The power of not-for-profit ventures

Working on community service projects while holding down a day job is part of life for Elizabeth Law FCPA

Elizabeth Law FCPA first understood the power of not-for-profit ventures during her university days in Montreal, Canada, where she saw communities that were crying out for help.

“At university, we applied for funding to set up social service centres in Chinatown, helping families who have never left … we also saw a lot of children who needed help,” says Law, who was studying for her Bachelor of Commerce at McGill University at the time.

It was just the beginning for Law, who went on to balance working in her father’s well-established accounting firm with being involved in several community service projects.

In the 1980s, Law returned to her native Hong Kong where she is now the director of Law & Partners CPA Limited and proprietor of her father’s public accounting firm, Stephen Law & Company.

Over the years she saw the difficulty female accountants had in being recognised as having equal skills and capabilities as their male counterparts.

In response, in 2006 she founded the Association of Women Accountants in Hong Kong.

“When I started, less than 5 per cent [of accountants] were women. Right now in Hong Kong, according to statistics, it’s about half,” she says.

“A woman accountant has to try very hard to be recognised as having equal quality to men. Very often a woman accountant is under severe pressure. Then they go home and they are still a mother, wife or daughter – it’s difficult for men to understand.”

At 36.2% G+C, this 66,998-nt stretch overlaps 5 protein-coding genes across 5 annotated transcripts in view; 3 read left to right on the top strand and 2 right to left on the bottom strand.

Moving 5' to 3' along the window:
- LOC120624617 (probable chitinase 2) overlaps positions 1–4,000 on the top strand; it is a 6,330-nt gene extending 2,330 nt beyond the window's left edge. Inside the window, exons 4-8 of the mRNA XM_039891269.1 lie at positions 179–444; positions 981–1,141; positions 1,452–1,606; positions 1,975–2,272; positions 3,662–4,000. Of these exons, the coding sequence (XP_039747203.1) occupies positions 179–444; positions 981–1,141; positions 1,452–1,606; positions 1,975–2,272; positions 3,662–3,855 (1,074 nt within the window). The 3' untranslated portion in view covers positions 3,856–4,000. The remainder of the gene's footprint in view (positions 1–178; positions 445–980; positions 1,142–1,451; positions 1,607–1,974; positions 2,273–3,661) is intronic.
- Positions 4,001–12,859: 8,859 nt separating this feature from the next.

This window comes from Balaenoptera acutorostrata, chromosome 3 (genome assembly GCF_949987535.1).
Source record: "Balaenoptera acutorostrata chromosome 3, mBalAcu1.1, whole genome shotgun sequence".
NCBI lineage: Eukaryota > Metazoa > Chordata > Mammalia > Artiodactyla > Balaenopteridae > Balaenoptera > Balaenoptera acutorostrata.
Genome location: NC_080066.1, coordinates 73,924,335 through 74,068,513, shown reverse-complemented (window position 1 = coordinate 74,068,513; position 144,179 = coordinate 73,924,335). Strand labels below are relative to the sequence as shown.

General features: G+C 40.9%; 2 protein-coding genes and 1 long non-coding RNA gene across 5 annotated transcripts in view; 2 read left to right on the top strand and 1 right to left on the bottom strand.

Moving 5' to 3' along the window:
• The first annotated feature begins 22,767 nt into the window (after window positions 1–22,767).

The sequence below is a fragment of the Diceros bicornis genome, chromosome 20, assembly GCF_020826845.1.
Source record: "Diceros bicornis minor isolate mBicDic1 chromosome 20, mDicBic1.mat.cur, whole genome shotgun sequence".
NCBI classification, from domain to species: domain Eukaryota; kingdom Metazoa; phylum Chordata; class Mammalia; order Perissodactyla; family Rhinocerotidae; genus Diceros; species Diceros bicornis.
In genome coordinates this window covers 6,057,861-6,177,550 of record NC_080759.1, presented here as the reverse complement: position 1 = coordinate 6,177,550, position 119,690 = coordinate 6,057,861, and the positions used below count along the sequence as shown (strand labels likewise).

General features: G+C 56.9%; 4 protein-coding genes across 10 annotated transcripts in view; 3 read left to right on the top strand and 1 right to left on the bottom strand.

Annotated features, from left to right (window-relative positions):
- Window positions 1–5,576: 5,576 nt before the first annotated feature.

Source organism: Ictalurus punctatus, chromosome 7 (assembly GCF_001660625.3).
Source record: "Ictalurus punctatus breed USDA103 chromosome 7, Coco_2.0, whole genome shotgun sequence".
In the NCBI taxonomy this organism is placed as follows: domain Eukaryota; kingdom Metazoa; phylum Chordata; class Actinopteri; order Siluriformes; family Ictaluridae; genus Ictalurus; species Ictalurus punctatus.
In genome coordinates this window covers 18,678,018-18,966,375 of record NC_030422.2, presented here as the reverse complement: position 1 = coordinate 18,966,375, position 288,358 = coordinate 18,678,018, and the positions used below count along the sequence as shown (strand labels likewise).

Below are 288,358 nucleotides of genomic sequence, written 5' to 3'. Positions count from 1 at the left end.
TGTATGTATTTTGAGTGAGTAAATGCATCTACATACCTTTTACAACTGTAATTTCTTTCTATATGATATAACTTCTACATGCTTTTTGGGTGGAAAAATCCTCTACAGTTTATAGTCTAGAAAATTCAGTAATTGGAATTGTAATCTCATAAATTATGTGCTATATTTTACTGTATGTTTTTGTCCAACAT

Through her role as deputy chairman of the Association of Christian Accountants in Hong Kong, Law has also turned her attention to the increasing work pressure on accountants there and the impact that pressure is having on their mental health.

With several reports of accountants committing suicide, Law concluded that the warning signs were being missed.

So she has organised for several local accounting bodies to run stress management sessions, called We Care, to teach people how to cope in Hong Kong’s increasingly competitive market.

“I want to help my fellow accountants because I know a lot of friends who are suffering in their work and also their personal life,” she says.

“A friend of mine who was an accountant, he jumped off the roof. Before that, he was a really happy-go-lucky guy.

“It dawned on me that he called three or four of us a few days before. We only answered what he asked us, we never asked ‘How are you?’ Maybe one or two more minutes might have made a difference.”

Law says she will continue to highlight the issue and thinks it is heading in the right direction.

“We need to encourage more work-life balance, and I think people these days are getting more concerned about this,” she says.

A caring bottom line

The Association of Women Accountants in Hong Kong (AWAHK) was created in 2006 to advance the development and welfare of female accountants, and create an opportunity for networking.

It provides scholarships to young women interested in studying accountancy and helps arrange professional education and training programs.

It also works to strengthen relationships between accountants and other industry professionals.

AWAHK is one of the organisations that has rallied to the call from the Association of Christian Accountants in Hong Kong (HKACA), CPA Australia and the Hong Kong Institute of Certified Public Accountants to host the We Care initiative.

The first series of stress management workshops began in July.

“Many accountants are under a lot of pressure these days, so we as accountants felt we should do something. We are looking to make it a long-term project,” says Law.

This article is from the October 2014 issue of INTHEBLACK. 


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